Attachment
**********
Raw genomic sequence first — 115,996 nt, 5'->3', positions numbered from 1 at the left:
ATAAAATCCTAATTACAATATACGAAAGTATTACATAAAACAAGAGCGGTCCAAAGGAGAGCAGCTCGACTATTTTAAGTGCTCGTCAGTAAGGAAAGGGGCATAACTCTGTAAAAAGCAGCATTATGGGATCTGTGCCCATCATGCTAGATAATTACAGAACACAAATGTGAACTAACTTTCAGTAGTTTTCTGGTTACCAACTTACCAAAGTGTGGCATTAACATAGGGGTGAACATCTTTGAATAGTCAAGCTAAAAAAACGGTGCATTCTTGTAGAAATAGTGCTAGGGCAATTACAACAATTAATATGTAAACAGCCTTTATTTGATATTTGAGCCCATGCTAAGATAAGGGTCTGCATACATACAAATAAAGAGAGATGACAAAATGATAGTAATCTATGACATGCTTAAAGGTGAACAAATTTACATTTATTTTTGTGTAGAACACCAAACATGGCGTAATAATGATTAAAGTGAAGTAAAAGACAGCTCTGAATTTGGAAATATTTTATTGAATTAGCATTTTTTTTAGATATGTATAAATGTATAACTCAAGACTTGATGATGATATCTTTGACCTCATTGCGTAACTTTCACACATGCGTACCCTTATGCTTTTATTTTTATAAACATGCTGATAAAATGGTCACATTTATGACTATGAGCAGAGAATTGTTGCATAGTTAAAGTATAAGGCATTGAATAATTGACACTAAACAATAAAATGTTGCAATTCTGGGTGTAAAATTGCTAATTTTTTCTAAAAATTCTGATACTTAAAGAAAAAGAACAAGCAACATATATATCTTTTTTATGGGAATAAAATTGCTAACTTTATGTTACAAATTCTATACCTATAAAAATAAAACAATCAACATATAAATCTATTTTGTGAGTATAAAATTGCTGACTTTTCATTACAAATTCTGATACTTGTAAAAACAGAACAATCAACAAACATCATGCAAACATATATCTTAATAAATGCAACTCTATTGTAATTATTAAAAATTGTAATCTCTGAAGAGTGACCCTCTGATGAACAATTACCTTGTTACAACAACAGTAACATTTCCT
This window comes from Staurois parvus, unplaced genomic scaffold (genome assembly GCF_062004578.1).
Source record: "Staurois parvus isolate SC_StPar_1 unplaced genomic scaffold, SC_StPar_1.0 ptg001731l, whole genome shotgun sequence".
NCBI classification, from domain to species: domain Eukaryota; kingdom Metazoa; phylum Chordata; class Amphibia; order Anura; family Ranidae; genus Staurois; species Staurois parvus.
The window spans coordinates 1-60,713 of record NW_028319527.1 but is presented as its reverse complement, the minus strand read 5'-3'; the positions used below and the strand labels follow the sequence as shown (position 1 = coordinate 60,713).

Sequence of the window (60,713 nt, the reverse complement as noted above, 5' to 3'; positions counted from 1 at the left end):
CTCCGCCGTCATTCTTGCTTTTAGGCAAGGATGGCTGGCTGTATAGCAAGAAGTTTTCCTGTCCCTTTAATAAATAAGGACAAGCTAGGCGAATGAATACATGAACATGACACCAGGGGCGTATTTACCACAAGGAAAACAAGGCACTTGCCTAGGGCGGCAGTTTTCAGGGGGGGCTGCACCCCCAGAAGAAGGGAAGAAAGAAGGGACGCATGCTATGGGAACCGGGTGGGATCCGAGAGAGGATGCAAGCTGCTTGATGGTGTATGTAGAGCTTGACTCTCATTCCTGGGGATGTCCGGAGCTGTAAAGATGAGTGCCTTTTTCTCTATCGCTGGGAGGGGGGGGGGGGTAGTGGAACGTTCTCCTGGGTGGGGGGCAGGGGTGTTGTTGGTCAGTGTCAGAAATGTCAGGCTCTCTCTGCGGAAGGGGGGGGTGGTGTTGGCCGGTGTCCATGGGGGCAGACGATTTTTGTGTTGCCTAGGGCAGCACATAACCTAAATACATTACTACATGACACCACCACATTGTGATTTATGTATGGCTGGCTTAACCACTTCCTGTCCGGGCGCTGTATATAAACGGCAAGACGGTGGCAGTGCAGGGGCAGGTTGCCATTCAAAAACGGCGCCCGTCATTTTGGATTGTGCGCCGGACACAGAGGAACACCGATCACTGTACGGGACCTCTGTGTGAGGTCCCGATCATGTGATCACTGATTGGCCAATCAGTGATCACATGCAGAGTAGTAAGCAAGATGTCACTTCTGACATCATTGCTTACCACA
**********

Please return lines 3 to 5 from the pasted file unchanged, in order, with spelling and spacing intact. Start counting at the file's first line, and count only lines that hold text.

This window comes from Staurois parvus, unplaced genomic scaffold (genome assembly GCF_062004578.1).
Source record: "Staurois parvus isolate SC_StPar_1 unplaced genomic scaffold, SC_StPar_1.0 ptg001731l, whole genome shotgun sequence".
NCBI classification, from domain to species: domain Eukaryota; kingdom Metazoa; phylum Chordata; class Amphibia; order Anura; family Ranidae; genus Staurois; species Staurois parvus.